As mentioned above, you will need an extra instrument cable or a patch cable in order to hook your new guitar pedal up. Think of your setup like a chain that you need to connect from your guitar, through the pedal, and to your amp.
So you will need one instrument cable to run from your guitar to the input of the new guitar pedal. Then you will need another cable to run from the output of the new pedal to your amplifier – which is where the new cable comes into play.
If you just have one pedal, it might be best to get a second instrument cable, like this nice cable from Fender:
If you have two or more pedals, then it makes sense to use patch cables to connect each pedal together. These are essentially just really short instrument cables. It is always a good idea to have a few of these on hand so you can hook up new pedals whenever you need.
Additional Tips for How to Pick Out Your First Guitar Pedal
Now that you have an idea of some nice, budget-friendly, beginner guitar pedals, how do you pick one? Here are some tips and things to think about when deciding which pedal to buy.
Research What Pedals Your Favorite Artists Use
First and foremost, you should try getting a pedal that can give you a ‘familiar sound’. As you continue to progress you will experiment with a plethora of different effect pedals, but for the time being, you’re just getting one pedal, right? So let’s make it count.
A great place to start is to research your favorite guitar players. Oftentimes, you’ll be able to find a video or interview online with them talking about the gear they use to achieve their sound. Armed with that knowledge, you have somewhat of a shopping list of potential candidates for your first guitar pedal.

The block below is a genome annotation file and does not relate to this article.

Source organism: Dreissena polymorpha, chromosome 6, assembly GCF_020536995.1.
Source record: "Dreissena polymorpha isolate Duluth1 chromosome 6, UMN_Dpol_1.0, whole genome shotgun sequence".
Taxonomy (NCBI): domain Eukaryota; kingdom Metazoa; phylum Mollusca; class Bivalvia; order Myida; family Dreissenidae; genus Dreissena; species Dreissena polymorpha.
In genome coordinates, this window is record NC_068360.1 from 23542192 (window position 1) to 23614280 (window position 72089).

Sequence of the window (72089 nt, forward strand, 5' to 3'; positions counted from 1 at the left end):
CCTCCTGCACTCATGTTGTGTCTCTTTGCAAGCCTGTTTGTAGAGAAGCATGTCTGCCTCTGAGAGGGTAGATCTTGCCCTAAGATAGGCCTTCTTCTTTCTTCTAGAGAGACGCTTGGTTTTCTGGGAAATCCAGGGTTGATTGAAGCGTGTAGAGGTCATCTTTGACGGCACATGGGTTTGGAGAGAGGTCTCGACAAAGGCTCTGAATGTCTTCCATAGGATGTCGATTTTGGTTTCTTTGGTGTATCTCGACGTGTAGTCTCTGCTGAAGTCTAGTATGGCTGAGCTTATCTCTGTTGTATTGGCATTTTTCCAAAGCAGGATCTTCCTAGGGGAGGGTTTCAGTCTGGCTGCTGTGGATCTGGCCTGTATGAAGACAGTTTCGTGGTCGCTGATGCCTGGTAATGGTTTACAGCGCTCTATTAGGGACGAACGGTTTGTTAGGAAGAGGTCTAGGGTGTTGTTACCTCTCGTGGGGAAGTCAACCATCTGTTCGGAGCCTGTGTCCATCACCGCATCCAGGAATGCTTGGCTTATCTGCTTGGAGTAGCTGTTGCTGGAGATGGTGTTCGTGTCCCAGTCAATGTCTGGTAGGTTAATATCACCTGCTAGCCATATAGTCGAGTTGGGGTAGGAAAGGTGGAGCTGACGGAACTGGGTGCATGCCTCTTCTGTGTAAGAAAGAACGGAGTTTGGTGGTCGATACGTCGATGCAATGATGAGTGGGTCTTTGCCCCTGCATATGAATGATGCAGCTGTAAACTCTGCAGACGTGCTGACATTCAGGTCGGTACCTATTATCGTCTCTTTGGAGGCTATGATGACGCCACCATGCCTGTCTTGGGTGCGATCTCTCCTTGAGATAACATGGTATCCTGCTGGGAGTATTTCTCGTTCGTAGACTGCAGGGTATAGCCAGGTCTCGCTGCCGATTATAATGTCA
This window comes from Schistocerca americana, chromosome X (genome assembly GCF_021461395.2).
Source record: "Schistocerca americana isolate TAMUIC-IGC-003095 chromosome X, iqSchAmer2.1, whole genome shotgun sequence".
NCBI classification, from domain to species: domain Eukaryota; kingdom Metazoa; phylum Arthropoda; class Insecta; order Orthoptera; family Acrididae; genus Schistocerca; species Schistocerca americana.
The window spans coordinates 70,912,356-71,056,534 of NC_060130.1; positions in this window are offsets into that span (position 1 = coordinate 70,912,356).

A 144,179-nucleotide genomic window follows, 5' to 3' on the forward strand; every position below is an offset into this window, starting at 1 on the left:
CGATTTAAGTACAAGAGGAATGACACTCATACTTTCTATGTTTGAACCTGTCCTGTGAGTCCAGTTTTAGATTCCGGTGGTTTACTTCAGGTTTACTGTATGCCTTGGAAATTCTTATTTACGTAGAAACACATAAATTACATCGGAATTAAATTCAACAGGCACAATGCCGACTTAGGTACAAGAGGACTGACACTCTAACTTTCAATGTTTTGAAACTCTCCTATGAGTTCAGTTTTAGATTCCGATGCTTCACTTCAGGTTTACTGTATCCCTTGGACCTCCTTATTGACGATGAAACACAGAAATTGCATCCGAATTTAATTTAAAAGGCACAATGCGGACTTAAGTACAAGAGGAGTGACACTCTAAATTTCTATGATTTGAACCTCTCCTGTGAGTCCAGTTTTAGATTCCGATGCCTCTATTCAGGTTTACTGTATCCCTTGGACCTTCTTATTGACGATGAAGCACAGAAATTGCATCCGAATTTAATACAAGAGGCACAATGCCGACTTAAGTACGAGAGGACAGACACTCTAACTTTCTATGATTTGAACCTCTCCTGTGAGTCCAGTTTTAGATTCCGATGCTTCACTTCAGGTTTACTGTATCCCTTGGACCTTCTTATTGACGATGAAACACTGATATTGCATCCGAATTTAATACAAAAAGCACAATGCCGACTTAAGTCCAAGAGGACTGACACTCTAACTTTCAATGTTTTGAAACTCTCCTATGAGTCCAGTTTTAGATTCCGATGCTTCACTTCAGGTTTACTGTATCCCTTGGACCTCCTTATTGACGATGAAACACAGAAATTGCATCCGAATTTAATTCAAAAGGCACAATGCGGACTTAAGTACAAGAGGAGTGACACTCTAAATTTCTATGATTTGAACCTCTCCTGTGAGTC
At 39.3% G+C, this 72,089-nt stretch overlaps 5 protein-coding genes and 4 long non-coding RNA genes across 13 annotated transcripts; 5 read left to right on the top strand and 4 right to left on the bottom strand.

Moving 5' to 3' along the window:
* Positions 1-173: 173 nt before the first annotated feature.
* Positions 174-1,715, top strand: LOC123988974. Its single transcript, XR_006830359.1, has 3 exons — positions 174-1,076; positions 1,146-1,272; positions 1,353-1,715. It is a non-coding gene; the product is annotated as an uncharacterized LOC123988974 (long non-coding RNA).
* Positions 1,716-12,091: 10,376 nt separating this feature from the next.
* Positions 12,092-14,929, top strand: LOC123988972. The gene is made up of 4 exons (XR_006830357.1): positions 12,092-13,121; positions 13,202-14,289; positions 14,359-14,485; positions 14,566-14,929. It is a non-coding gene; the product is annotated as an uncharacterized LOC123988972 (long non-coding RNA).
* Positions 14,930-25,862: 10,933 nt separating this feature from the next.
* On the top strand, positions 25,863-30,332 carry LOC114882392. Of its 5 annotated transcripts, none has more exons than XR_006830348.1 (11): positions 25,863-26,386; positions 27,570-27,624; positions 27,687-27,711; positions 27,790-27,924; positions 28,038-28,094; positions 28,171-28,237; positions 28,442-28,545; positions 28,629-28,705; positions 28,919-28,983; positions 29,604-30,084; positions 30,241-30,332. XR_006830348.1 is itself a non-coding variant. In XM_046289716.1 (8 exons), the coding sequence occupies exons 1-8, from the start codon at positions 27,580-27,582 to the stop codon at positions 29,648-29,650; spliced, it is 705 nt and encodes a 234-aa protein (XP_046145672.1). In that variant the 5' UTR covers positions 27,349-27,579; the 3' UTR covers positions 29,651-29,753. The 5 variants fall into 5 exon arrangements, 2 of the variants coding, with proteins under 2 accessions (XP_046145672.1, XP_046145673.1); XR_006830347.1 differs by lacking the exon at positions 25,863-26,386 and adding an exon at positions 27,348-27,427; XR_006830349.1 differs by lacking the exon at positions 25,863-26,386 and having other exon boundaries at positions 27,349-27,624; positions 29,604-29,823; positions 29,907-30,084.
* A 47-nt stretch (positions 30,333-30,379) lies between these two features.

Research The Different Types of Guitar Pedals
There is an endless sea of different types of guitar pedals available today – which can be incredibly intimidating to anyone just starting to dip their toes into the guitar pedal world.
With so many options to choose from, it is perhaps best to look at the most common types of guitar pedals:
Breaking it down like this will help you not get overwhelmed by option-paralysis and will allow you to do your research on these individual types of effects to see what may be the best choice for you.
I typically always recommend beginner guitar pedal enthusiasts to get an overdrive or distortion pedal. Something like an Ibanez TS-9 (overdrive) or a Boss DS-1 (distortion) are both incredibly affordable, high-quality guitar pedals for beginners. And hey, if legends like Stevie Ray Vaughan and Kurt Cobain used them, they can’t be all that bad either.
However, if you are not a fan of overdriven or distorted guitar sounds, then I would suggest checking out a reverb pedal as your first guitar pedal purchase. A reverb pedal helps add space to your sound and will really help bring a ‘clean’ guitar tone to life. If you need help with this, check out our list of the best reverb pedals.
Decide On Your Budget
By now you should have at least a shortlist of a few guitar pedals that you want. Perhaps you want a distortion pedal or a nice delay pedal. But how do you narrow down your list?
As a guitar pedal addict, I’d suggest buying them all! 🙂 But if you are a reasonable human being, then one of the better ways to pick out your first guitar pedal is checking out the price tags.
If you are still new to guitar pedals, it is a lot easier to spend $50 or $60 on your first pedal than it is to spend $200.
That said, it’s best to think about how much you want to spend. Maybe you only want to spend $50. That’s totally fine! There are a ton of awesome budget-friendly guitar pedals out there.